Athena Lamson of Indian Island holds a sign in front of the Margaret Chase Smith federal building on Saturday.

BANGOR, Maine ― Donald Galleck and Eileen McLaughlin disagree about Brett Kavanaugh’s lifetime appointment to the U.S. Supreme Court in just about every way.

But there is one thing the two appear to agree upon: Kavanaugh’s appointment, and U.S. Sen. Susan Collins’ vote to support it, has done nothing to settle the controversy created by the sexual assault allegations against Kavanaugh.

“I think Susan Collins’ decision was a betrayal to all victims or survivors of sexual assault,” Eileen McLaughlin of Houlton said. “Her decision was a very poor one that will have a long-lasting impact on many people.”

With McLaughlin among a handful of protesters standing across the street from him at the Margaret Chase Smith Federal Building on Harlow Street on Saturday, Galleck praised Collins for braving a political whirlwind created by accusations that he felt had little substance.

Supporters of Christine Blasey Ford, who has accused Kavanaugh of sexually assaulting her at a house party 35 years ago, “aired [the allegation] out as if it was public fact. It’s not a fact that this happened or that it was him that did this,” said Galleck, a 29-year-old carpenter from Bangor who was out walking with his family and two dogs when the protest started.

“It’s a tactic to blow smoke. There’s something else going on that these people don’t want you to pay attention to,” he added.

McLaughlin was among protesters holding signs in front of the federal court building despite the Maine Common Good Coalition’s canceling a demonstration scheduled there.

The protesters said that Kavanaugh’s testimony before the Senate Judiciary Committee was riddled with lies and the FBI investigation of the accusations was a sham. They accused Collins of ignoring statements from many sources that Kavanaugh’s conduct was unbecoming of a Supreme Court justice so that she could keep her standing in a Republican Party that tilts far to the right.

“I believe that she kowtowed to big money and big power,” McLaughlin said.

Galleck said that he has nothing against Ford, but a lack of evidence or corroborating testimony made her difficult to believe. That the Senate allowed her accusations to be aired left Kavanaugh with no due process or presumption of innocence — an affront to the confirmation process, he said.

“There was nothing set in stone,” Galleck said. “No government agency has ever taken him into a courtroom to stand against allegations of any wrongdoing.”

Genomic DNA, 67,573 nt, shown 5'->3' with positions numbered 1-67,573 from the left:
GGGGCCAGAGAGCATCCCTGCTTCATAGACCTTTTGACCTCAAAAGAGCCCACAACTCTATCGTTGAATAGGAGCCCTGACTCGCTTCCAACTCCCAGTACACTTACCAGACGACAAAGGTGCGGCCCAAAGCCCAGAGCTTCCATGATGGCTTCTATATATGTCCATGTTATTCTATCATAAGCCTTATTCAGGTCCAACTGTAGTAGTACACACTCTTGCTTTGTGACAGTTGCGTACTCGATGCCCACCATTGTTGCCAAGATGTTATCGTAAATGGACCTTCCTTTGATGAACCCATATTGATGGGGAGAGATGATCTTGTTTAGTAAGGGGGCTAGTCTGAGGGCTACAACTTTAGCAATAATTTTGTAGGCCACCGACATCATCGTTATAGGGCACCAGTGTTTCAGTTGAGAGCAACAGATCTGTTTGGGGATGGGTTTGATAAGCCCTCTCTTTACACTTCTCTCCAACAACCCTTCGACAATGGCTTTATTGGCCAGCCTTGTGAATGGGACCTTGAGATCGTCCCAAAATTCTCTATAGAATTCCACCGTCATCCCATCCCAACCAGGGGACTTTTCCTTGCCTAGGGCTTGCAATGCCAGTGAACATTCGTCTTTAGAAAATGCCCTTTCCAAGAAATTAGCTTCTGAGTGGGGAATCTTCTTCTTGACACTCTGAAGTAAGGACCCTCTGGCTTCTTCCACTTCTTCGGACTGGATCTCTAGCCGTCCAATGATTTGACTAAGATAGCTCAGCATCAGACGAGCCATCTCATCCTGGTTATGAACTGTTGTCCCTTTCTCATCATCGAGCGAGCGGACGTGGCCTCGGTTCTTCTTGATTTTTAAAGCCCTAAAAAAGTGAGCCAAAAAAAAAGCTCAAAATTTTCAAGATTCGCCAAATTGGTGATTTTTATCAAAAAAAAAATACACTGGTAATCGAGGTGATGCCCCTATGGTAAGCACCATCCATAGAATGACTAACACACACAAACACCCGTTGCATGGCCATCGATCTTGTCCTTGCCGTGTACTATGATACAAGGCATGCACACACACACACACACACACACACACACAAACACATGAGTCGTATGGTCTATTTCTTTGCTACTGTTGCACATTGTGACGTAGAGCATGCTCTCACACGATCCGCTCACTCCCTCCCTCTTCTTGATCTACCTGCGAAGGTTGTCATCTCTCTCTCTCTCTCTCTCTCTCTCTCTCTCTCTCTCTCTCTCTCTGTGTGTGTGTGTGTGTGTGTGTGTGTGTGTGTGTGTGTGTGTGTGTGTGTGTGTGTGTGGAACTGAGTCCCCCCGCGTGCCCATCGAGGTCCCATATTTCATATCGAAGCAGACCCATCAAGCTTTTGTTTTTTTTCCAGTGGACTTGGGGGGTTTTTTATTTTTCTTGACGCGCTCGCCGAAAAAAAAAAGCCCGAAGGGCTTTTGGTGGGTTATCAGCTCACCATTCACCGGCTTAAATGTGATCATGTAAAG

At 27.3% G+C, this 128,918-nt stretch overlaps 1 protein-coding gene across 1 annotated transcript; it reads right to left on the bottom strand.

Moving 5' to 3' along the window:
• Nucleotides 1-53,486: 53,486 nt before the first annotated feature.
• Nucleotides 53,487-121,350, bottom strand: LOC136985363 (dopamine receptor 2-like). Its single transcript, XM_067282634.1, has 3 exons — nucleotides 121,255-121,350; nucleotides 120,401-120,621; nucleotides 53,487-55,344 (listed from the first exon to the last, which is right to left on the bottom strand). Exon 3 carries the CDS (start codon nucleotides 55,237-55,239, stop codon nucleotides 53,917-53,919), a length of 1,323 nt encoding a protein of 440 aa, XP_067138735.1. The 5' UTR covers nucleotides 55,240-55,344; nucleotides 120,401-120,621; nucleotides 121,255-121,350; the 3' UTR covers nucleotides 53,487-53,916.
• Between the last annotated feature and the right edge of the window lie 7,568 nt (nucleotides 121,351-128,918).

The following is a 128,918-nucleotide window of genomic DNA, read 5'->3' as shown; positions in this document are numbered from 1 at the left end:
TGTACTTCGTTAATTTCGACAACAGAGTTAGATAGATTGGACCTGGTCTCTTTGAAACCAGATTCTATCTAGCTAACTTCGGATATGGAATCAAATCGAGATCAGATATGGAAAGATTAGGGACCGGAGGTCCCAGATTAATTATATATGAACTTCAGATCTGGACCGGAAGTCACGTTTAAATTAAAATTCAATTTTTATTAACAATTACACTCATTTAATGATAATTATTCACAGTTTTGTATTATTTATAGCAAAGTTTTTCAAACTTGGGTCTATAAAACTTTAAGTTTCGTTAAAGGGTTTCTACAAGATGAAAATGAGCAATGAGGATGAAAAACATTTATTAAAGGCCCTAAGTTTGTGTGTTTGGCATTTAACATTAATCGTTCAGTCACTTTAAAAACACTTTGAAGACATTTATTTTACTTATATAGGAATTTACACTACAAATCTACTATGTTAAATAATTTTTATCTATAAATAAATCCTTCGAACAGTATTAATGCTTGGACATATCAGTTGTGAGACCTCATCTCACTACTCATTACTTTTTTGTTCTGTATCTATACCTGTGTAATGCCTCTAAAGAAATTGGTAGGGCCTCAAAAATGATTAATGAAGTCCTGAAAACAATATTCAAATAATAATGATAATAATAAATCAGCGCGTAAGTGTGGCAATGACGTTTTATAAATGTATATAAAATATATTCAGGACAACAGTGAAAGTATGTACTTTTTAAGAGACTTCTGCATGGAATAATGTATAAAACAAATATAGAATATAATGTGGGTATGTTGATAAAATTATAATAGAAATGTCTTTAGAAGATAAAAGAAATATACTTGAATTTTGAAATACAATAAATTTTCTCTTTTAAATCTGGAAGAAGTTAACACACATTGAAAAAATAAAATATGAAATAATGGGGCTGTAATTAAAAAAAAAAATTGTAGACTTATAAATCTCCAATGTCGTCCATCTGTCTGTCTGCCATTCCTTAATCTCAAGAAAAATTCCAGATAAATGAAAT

Anyone who knows or is a sexual assault survivor saw much to believe in Ford’s testimony, Orrington resident Hannah Rulin said.

The hearing exposed how rampant sex crimes against women are and how difficult it is for victims to come forward, said MaryBeth Hewett of Frankfort, a U.S. Marine Corps veteran who served from 1975 to 1978.

“It is about the abuse of power. It is about one group of people having power over another group of people. I am 67 years old and I have been fighting this battle my whole life,” Hewett said. “Kavanaugh represents a solid backlash against women, and women need to stand up. We all do.”

Ruhlin called Kavanaugh’s confirmation a victory for the far right that might lead to a rollback of abortion and indigenous people’s, gay and transgender rights, Ruhlin said.

“I think it will mean that people will have to go back to getting illegal abortions and the death rates [of mothers] will go back up or unwanted children will be born into a system that is already overcrowded and can’t support their needs,” Ruhlin said.

“Making abortion illegal doesn’t stop it from happening. It stops it from happening safely,” Ruhlin added.

Galleck said that Kavanaugh’s confirmation showed how much the media and the left oppose him. It also shows how ugly the political combat within America has become.

“These things [accusations of sexual assault] need to be handled in a timely manner. This is the first time I have ever seen a nomination for the Supreme Court stoop to the level of a violation of privacy,” said Galleck, who was 2 years old when Clarence Thomas faced allegations of sexual harassment as a Supreme Court nominee.

“A lot of people in the media were blowing it out of proportion,” Galleck added.

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